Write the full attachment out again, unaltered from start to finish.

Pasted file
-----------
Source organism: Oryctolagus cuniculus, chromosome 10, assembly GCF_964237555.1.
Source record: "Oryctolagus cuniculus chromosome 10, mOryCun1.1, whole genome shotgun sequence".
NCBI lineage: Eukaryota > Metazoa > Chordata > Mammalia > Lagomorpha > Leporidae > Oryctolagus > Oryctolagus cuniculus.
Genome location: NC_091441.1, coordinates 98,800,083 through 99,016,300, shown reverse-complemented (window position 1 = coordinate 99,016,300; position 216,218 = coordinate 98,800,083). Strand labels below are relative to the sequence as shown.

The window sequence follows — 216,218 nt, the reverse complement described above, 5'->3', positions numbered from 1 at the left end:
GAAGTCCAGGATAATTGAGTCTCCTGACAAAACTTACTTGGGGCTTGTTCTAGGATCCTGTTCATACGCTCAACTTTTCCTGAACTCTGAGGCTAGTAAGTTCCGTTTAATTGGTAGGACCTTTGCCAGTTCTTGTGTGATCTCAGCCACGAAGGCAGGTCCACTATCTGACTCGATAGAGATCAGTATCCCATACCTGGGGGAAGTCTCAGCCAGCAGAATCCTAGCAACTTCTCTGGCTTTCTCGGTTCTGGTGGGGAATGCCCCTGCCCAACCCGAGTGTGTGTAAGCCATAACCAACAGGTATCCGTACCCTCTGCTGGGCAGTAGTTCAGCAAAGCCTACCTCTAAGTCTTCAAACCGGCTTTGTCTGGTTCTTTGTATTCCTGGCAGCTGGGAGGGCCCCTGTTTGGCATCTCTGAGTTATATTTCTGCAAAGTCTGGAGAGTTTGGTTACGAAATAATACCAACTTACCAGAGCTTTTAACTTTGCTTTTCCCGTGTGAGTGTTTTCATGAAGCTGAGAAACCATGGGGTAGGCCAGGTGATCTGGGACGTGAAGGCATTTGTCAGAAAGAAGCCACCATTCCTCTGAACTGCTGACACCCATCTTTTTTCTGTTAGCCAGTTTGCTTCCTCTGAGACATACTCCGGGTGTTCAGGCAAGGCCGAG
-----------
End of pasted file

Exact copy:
Source organism: Oryctolagus cuniculus, chromosome 10, assembly GCF_964237555.1.
Source record: "Oryctolagus cuniculus chromosome 10, mOryCun1.1, whole genome shotgun sequence".
NCBI lineage: Eukaryota > Metazoa > Chordata > Mammalia > Lagomorpha > Leporidae > Oryctolagus > Oryctolagus cuniculus.
Genome location: NC_091441.1, coordinates 98,800,083 through 99,016,300, shown reverse-complemented (window position 1 = coordinate 99,016,300; position 216,218 = coordinate 98,800,083). Strand labels below are relative to the sequence as shown.

The window sequence follows — 216,218 nt, the reverse complement described above, 5'->3', positions numbered from 1 at the left end:
GAAGTCCAGGATAATTGAGTCTCCTGACAAAACTTACTTGGGGCTTGTTCTAGGATCCTGTTCATACGCTCAACTTTTCCTGAACTCTGAGGCTAGTAAGTTCCGTTTAATTGGTAGGACCTTTGCCAGTTCTTGTGTGATCTCAGCCACGAAGGCAGGTCCACTATCTGACTCGATAGAGATCAGTATCCCATACCTGGGGGAAGTCTCAGCCAGCAGAATCCTAGCAACTTCTCTGGCTTTCTCGGTTCTGGTGGGGAATGCCCCTGCCCAACCCGAGTGTGTGTAAGCCATAACCAACAGGTATCCGTACCCTCTGCTGGGCAGTAGTTCAGCAAAGCCTACCTCTAAGTCTTCAAACCGGCTTTGTCTGGTTCTTTGTATTCCTGGCAGCTGGGAGGGCCCCTGTTTGGCATCTCTGAGTTATATTTCTGCAAAGTCTGGAGAGTTTGGTTACGAAATAATACCAACTTACCAGAGCTTTTAACTTTGCTTTTCCCGTGTGAGTGTTTTCATGAAGCTGAGAAACCATGGGGTAGGCCAGGTGATCTGGGACGTGAAGGCATTTGTCAGAAAGAAGCCACCATTCCTCTGAACTGCTGACACCCATCTTTTTTCTGTTAGCCAGTTTGCTTCCTCTGAGACATACTCCGGGTGTTCAGGCAAGGCCGAG